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Rondelay

Review by Sean McQuaid

Your puritanical prattler was shocked, shocked to find the picture postcard purity of North Rustico wantonly sullied by the summer sex romp known as Rondelay. Even more disturbingly, he rather liked it.

The scene of the orgiastic crime? The newly minted Watermark Theatre, which changed its name from the Montgomery Theatre around the same time this show’s previews opened. Coincidence? One wonders.

Granted, the venue’s handsomely glossy program chalks this rechristening up to the theatre’s expanding mandate, its mark of quality drama and a nod to its watery hometown; but regardless, a season of risqué sexual drama seems an apt time to shed the wholesome mantle of children’s author Lucy Maud Montgomery, who is doubtless averting her spectral eyes.

In all seriousness, a name change makes sense at this stage in the former Montgomery Theatre’s development. The venue has long been gradually inching away from its initial scripts-available-in-Lucy-Maud’s-lifetime mandate to a somewhat broader “classics reignited” mission statement, and retiring the Montgomery moniker reflects this welcome evolution.

More importantly, a Montgomery Theatre by any other name still stages some pretty sweet theatre, and Rondelay is no exception.

Reigen (the play’s original German title referring to a circular dance) was penned by Austrian playwright Arthur Schnitzler circa 1897 and banned by censors upon its public debut in 1903. The play proved enduringly popular in countries such as France (as La Ronde) and has been internationally adapted or imitated repeatedly for stage, television and film.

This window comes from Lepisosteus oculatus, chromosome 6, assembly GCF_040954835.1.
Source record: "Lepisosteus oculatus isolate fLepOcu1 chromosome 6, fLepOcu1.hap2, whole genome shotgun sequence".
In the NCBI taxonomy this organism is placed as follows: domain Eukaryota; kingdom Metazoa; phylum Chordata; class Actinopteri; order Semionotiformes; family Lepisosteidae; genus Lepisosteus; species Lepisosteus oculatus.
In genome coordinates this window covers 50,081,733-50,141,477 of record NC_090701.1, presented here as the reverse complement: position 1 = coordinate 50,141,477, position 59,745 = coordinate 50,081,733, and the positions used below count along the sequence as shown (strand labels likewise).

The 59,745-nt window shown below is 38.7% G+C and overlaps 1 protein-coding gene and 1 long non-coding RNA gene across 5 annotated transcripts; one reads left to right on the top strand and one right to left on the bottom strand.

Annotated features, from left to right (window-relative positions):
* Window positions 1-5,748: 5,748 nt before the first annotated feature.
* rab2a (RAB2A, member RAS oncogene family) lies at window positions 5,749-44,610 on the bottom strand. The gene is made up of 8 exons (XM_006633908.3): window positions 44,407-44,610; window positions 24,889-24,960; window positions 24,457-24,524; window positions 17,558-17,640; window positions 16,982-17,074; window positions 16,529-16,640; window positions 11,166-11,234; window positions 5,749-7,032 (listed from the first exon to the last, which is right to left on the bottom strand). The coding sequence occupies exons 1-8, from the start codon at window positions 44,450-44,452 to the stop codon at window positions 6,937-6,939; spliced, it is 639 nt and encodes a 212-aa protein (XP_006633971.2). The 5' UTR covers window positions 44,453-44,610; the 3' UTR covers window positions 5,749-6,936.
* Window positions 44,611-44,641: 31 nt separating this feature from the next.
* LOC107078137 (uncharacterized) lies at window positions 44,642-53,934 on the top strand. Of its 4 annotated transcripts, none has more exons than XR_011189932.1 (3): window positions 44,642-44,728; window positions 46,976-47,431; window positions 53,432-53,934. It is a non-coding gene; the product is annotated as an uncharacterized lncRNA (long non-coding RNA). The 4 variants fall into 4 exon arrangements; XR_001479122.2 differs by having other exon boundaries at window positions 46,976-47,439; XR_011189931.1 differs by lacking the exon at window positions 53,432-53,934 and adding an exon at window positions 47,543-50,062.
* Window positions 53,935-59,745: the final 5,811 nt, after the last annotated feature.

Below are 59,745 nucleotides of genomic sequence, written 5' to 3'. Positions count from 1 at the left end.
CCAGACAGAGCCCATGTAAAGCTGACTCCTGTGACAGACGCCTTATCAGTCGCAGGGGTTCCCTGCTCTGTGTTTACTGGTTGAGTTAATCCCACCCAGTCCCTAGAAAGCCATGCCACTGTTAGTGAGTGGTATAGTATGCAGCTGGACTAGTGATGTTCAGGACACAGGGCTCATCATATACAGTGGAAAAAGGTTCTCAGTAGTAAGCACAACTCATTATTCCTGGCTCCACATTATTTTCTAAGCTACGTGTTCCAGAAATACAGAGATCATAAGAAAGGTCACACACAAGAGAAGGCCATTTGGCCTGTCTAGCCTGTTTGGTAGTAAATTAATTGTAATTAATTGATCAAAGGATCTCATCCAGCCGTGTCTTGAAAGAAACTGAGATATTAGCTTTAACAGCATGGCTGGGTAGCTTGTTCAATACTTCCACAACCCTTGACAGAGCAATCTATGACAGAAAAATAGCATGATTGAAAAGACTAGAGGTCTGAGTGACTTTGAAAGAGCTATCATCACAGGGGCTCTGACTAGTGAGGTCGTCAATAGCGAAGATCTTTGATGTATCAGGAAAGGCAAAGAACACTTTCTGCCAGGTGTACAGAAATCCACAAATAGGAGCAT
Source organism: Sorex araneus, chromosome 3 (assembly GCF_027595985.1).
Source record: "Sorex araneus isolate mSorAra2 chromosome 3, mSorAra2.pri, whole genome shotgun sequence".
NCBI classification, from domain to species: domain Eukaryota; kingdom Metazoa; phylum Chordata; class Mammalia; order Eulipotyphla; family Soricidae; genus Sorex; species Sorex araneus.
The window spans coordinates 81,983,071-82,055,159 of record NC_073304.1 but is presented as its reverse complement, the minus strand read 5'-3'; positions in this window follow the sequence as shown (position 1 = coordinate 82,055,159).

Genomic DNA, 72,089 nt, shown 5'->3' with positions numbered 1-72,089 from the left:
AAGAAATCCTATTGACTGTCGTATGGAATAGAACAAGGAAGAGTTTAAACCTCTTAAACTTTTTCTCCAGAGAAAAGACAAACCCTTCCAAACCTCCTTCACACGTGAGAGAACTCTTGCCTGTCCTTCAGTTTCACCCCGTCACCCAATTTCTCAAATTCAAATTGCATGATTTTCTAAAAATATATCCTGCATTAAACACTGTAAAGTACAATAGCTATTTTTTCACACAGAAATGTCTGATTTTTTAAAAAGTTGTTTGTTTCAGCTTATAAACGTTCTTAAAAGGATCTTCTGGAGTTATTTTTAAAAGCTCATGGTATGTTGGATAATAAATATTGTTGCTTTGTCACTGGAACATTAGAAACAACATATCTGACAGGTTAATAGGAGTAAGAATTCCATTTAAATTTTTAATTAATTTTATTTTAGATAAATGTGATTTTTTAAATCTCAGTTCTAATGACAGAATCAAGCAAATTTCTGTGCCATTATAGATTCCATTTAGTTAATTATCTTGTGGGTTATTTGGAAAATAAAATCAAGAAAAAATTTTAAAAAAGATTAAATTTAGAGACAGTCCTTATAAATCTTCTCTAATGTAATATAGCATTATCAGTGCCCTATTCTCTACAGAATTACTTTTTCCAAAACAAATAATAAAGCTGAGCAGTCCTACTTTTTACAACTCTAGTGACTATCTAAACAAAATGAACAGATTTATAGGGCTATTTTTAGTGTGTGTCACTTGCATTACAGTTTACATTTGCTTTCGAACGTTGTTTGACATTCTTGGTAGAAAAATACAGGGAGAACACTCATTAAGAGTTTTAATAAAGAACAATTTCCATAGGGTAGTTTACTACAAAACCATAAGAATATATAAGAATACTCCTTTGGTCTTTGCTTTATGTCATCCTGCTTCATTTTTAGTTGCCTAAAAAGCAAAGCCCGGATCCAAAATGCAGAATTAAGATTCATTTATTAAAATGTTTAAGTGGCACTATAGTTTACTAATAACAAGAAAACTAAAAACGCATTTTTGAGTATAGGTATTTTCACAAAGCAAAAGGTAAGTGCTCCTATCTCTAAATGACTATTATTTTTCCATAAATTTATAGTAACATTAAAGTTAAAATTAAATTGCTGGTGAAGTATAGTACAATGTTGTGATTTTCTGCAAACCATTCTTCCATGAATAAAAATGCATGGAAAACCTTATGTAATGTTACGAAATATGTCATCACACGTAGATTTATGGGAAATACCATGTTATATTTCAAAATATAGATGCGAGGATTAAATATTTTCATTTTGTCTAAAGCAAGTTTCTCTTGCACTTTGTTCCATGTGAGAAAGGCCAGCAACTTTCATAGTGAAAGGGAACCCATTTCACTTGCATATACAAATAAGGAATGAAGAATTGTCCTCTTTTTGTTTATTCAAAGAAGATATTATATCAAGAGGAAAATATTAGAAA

Rondelay is the latest English adaptation, penned by Watermark’s artistic director Duncan McIntosh and set in 1900-era Charlottetown instead of the original script’s Vienna. The names of people and places change, but the basic story remains the same underneath its fresh coat of local colour: sex, sex and more sex.

Eight men and women from assorted social strata fall into and out of sexual entanglements in a series of ten vignettes that play like a thematic anthology but are interlinked by recurring characters. Each character appears in two of the vignettes with two different partners.

Two actors play all eight characters: Rebecca Parent appears as prostitute Leocadia Campbell, servant Angie Patterson, adulterous wife Emma Symons and actress Ramona Payne, while Jonathan Widdifield portrays soldier Dominick Shaw, young gentleman Edward Jenkins, unfaithful husband James Symons & Justice David Davies.

It’s a quadruple success for both performers, who have good chemistry together and enough range to craft four completely distinctive characters apiece in one evening. Parent in particular excels at nailing the script’s comedy, from the dryly seductive wit of Angie’s workplace romance to the larger-than-life bombast of Ramona.

Director McIntosh and company paint these vignettes with feeling, by times sad, poignant, touching, tawdry, unsettling, and often surprisingly funny. They’re aided by Scott Penner’s fine sets and costumes, Michael Doherty’s evocative musical score and most especially T. Erin Gruber’s lighting design. Her projections – alternately naturalistic, impressionistic, surreal, cartoonish, symbolic, subtle or overpowering – help set the scenes, facilitate transitions, establish mood and express character, crafting a dreamlike atmosphere that permeates and enhances the show.

Occasionally long or awkward scene changes were among this polished production’s few inelegant notes, but your reviewer saw an early June preview show, so any rough edges may be rounded off by the time the play opens fully in July.

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